15 Responses to “The Awesomeness of Finding a Setting Through Google”

  1. svonnah March 1, 2010 at 8:39 AM #

    I was trying to use google maps for that time travel novel… it helped me realize that I should NOT set them in Chicago, but NY City, and they can be in Chicago for a couple years before coming back to NY; not the other way around.

    • Biljana March 1, 2010 at 3:04 PM #

      That’s pretty sick. Did it help your plot development, or did it make it easier or harder?

  2. Rowenna March 1, 2010 at 10:34 AM #

    Ok, I could get distracted for hours doing this! Maybe I should avoid getting addicted until I get my next draft done 🙂 Then I can start planning virtual vacations to all sorts of places I want to write about! Thanks for the tip!

    • Biljana March 1, 2010 at 3:06 PM #

      I spent SO much time procrastinating on Google Maps while I was trying to write this haha. It’s a little bit mesmerizing.

  3. Vanessa March 1, 2010 at 11:13 AM #

    Still can’t believe I never thought of using google maps for that! It’s SUCH a good idea!

    On a random note, has anyone seen the angry Norwegians in scuba gear chasing the google street view car?

    Check it out on google maps here, too! You can see how long they follow the car! Click Here!

    • Biljana March 1, 2010 at 3:10 PM #

      That is absolutely HILARIOUS. And yeah when my teacher said it I did one of those things where you slap you forehead because you feel stupid. Even before he said it I loved looking around on Google Maps.

  4. junebugger March 1, 2010 at 2:53 PM #

    Oooh this is AMAZING! Why did I never think of this before? Thank you, thank you. I’ve been writing about Regency England for eight years now–eight years of writing about a country I never stepped foot in. I always had to rely on books to gain knowledge of how it might have been to live there. Now I have google map!!!

    The only problem is…. Googlemap does not tell you how it would be like to actually BE there…as in….the surrounding noise, scenet/smell, etc., And that is so crucial to me as a writer who needs to imagine her story transpiring as a movie.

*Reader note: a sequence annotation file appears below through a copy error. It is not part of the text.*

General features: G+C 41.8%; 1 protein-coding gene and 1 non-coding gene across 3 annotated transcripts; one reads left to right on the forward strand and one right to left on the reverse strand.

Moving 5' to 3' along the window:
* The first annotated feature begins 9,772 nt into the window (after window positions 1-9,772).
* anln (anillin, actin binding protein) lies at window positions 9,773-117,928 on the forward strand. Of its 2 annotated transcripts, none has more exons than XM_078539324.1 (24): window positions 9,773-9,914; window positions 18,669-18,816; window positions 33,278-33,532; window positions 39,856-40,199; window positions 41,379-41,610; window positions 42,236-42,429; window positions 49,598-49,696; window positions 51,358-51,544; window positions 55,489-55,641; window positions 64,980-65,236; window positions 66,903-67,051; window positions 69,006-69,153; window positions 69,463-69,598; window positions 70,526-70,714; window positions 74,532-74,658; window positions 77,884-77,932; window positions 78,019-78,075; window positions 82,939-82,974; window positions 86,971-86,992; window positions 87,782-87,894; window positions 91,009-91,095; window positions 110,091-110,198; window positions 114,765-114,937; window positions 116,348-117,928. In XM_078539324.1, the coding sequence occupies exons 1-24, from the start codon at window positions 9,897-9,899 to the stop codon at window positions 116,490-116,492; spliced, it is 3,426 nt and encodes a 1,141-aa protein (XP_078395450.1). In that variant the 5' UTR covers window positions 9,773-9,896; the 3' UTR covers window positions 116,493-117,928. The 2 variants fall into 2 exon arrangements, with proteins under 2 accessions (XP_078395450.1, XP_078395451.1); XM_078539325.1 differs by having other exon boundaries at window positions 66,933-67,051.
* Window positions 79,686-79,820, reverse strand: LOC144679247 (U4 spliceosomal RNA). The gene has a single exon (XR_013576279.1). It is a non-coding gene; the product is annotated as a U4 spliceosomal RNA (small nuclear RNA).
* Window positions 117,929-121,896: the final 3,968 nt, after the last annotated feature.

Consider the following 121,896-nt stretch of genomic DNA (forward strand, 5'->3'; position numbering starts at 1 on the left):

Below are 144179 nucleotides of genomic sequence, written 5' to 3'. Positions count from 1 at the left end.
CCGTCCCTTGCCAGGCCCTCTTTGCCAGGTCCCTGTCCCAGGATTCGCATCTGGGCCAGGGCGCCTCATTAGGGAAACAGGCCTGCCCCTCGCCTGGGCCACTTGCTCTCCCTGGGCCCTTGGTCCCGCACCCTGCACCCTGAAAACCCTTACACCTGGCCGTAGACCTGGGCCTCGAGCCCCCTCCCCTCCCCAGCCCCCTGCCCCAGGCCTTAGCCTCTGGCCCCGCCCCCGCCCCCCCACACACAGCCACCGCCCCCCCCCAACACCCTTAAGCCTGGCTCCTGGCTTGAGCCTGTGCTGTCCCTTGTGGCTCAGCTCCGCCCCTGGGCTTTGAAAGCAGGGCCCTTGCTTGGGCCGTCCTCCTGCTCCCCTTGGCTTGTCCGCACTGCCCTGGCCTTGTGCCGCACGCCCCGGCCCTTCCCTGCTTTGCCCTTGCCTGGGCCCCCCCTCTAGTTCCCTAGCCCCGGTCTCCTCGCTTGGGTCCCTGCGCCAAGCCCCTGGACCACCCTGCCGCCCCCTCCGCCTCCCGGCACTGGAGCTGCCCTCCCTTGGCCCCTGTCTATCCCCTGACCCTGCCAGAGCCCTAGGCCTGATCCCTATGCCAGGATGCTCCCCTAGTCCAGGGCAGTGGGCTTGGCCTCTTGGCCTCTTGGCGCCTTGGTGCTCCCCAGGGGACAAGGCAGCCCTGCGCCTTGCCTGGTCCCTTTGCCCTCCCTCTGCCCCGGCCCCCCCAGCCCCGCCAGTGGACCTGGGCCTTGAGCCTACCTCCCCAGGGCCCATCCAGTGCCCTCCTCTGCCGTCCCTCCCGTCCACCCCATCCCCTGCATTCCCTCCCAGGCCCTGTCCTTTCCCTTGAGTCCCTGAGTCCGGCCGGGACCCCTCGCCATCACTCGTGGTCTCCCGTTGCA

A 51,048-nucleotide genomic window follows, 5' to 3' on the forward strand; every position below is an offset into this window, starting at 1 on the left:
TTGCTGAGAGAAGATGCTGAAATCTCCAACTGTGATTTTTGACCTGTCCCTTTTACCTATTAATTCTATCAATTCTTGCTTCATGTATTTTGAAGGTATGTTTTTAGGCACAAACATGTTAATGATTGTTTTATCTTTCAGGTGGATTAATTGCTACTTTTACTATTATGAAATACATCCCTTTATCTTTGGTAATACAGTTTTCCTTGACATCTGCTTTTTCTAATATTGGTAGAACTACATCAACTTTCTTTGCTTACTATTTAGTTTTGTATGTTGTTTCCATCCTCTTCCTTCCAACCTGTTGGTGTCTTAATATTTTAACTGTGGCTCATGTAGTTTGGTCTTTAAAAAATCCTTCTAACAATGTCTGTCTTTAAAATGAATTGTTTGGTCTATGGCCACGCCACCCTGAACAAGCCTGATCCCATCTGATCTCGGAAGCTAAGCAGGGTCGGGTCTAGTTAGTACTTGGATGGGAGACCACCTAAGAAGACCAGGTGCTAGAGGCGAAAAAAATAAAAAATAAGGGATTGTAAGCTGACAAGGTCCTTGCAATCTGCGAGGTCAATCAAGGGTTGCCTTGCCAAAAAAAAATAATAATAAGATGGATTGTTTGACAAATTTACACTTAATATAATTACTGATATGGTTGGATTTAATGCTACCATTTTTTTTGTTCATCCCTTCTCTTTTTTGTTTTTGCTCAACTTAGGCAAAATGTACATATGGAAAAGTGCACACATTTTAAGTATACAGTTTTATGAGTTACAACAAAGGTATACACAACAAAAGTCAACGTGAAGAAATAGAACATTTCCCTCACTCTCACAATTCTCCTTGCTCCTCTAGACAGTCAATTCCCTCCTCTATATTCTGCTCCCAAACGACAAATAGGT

• Biljana March 1, 2010 at 3:11 PM #

      Yeah it’d be SO cool if they could get a sountrack playing in the background :P.

  5. Victoria Dixon March 1, 2010 at 4:14 PM #

    You are a brick! This is such a cool idea and I have no idea why I didn’t think of it since I’ve looked at my own home with this tool. Ok, so I write settings mostly in China, but I’m still going to give it a try! Thank you so much for suggesting this!

    • svonnah March 1, 2010 at 5:25 PM #

      ‘You are a brick’? Where is that slang from? 🙂

      • Biljana March 1, 2010 at 7:06 PM #

        Obviously it means I’m solid :D.

    • Biljana March 1, 2010 at 7:08 PM #

      Aww China’s one of the countries that Google doesn’t have Street View for :(… Sucks. I really hope they’ll have it relatively soon though. There are a bunch of places, even really well known, that still don’t have Street View. Good luck though, still.

  6. Victoria Dixon March 1, 2010 at 5:28 PM #

    LOL. Sorry! I was so excited by the google idea, I became a Brit momentarily. It’s British slang. Means “You’re the best,” etc.

    • Vanessa March 1, 2010 at 5:48 PM #

      I am SO going to use that! I don’t know why, but I think that slang terms/sayings from other countries are SO COOL!

  7. Victoria Dixon March 1, 2010 at 5:50 PM #

    I agree, they can be a wonderful means of placing the characters in the setting. That said, make sure it’s appropriate to your setting. I know they used that phrase in the early to mid 1900s. I don’t know if they still use it. You’d need to check. I doubt they used it as much (if at all) before the industrial revolution.